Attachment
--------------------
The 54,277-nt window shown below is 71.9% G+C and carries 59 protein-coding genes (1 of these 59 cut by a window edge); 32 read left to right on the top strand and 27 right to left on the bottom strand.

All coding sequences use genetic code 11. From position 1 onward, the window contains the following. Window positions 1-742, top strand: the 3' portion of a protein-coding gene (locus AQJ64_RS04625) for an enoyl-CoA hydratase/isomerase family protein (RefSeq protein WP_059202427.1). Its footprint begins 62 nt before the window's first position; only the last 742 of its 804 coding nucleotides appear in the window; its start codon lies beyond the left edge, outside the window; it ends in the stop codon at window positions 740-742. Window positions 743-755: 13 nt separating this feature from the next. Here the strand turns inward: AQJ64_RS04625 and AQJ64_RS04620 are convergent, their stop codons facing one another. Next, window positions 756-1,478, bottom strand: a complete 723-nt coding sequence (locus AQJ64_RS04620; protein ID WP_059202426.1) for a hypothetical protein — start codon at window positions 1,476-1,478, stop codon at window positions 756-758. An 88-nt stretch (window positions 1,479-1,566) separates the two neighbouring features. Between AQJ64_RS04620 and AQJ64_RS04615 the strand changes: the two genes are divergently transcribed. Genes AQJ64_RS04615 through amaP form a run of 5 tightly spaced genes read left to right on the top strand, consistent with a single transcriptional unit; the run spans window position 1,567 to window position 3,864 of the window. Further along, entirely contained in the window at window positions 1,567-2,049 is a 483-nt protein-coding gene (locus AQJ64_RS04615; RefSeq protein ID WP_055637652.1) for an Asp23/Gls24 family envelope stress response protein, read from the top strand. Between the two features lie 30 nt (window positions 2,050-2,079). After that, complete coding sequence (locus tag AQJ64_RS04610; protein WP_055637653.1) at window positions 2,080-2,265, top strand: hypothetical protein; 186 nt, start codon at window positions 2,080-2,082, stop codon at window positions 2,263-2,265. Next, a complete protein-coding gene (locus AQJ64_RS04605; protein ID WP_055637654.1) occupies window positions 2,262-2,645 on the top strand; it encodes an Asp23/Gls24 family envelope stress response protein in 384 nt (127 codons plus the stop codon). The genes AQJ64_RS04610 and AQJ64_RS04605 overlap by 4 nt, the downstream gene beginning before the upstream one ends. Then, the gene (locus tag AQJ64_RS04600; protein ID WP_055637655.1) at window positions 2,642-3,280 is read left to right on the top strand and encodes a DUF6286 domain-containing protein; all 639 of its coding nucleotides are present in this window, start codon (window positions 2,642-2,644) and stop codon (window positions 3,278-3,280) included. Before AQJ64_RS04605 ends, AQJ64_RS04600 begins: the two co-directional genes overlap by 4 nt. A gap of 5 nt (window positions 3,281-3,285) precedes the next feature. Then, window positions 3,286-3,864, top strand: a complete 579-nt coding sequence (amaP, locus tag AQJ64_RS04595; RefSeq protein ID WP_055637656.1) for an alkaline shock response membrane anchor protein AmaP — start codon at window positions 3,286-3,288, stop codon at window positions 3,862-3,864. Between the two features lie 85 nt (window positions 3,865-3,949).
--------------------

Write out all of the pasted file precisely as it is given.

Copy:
The 54,277-nt window shown below is 71.9% G+C and carries 59 protein-coding genes (1 of these 59 cut by a window edge); 32 read left to right on the top strand and 27 right to left on the bottom strand.

All coding sequences use genetic code 11. From position 1 onward, the window contains the following. Window positions 1-742, top strand: the 3' portion of a protein-coding gene (locus AQJ64_RS04625) for an enoyl-CoA hydratase/isomerase family protein (RefSeq protein WP_059202427.1). Its footprint begins 62 nt before the window's first position; only the last 742 of its 804 coding nucleotides appear in the window; its start codon lies beyond the left edge, outside the window; it ends in the stop codon at window positions 740-742. Window positions 743-755: 13 nt separating this feature from the next. Here the strand turns inward: AQJ64_RS04625 and AQJ64_RS04620 are convergent, their stop codons facing one another. Next, window positions 756-1,478, bottom strand: a complete 723-nt coding sequence (locus AQJ64_RS04620; protein ID WP_059202426.1) for a hypothetical protein — start codon at window positions 1,476-1,478, stop codon at window positions 756-758. An 88-nt stretch (window positions 1,479-1,566) separates the two neighbouring features. Between AQJ64_RS04620 and AQJ64_RS04615 the strand changes: the two genes are divergently transcribed. Genes AQJ64_RS04615 through amaP form a run of 5 tightly spaced genes read left to right on the top strand, consistent with a single transcriptional unit; the run spans window position 1,567 to window position 3,864 of the window. Further along, entirely contained in the window at window positions 1,567-2,049 is a 483-nt protein-coding gene (locus AQJ64_RS04615; RefSeq protein ID WP_055637652.1) for an Asp23/Gls24 family envelope stress response protein, read from the top strand. Between the two features lie 30 nt (window positions 2,050-2,079). After that, complete coding sequence (locus tag AQJ64_RS04610; protein WP_055637653.1) at window positions 2,080-2,265, top strand: hypothetical protein; 186 nt, start codon at window positions 2,080-2,082, stop codon at window positions 2,263-2,265. Next, a complete protein-coding gene (locus AQJ64_RS04605; protein ID WP_055637654.1) occupies window positions 2,262-2,645 on the top strand; it encodes an Asp23/Gls24 family envelope stress response protein in 384 nt (127 codons plus the stop codon). The genes AQJ64_RS04610 and AQJ64_RS04605 overlap by 4 nt, the downstream gene beginning before the upstream one ends. Then, the gene (locus tag AQJ64_RS04600; protein ID WP_055637655.1) at window positions 2,642-3,280 is read left to right on the top strand and encodes a DUF6286 domain-containing protein; all 639 of its coding nucleotides are present in this window, start codon (window positions 2,642-2,644) and stop codon (window positions 3,278-3,280) included. Before AQJ64_RS04605 ends, AQJ64_RS04600 begins: the two co-directional genes overlap by 4 nt. A gap of 5 nt (window positions 3,281-3,285) precedes the next feature. Then, window positions 3,286-3,864, top strand: a complete 579-nt coding sequence (amaP, locus tag AQJ64_RS04595; RefSeq protein ID WP_055637656.1) for an alkaline shock response membrane anchor protein AmaP — start codon at window positions 3,286-3,288, stop codon at window positions 3,862-3,864. Between the two features lie 85 nt (window positions 3,865-3,949).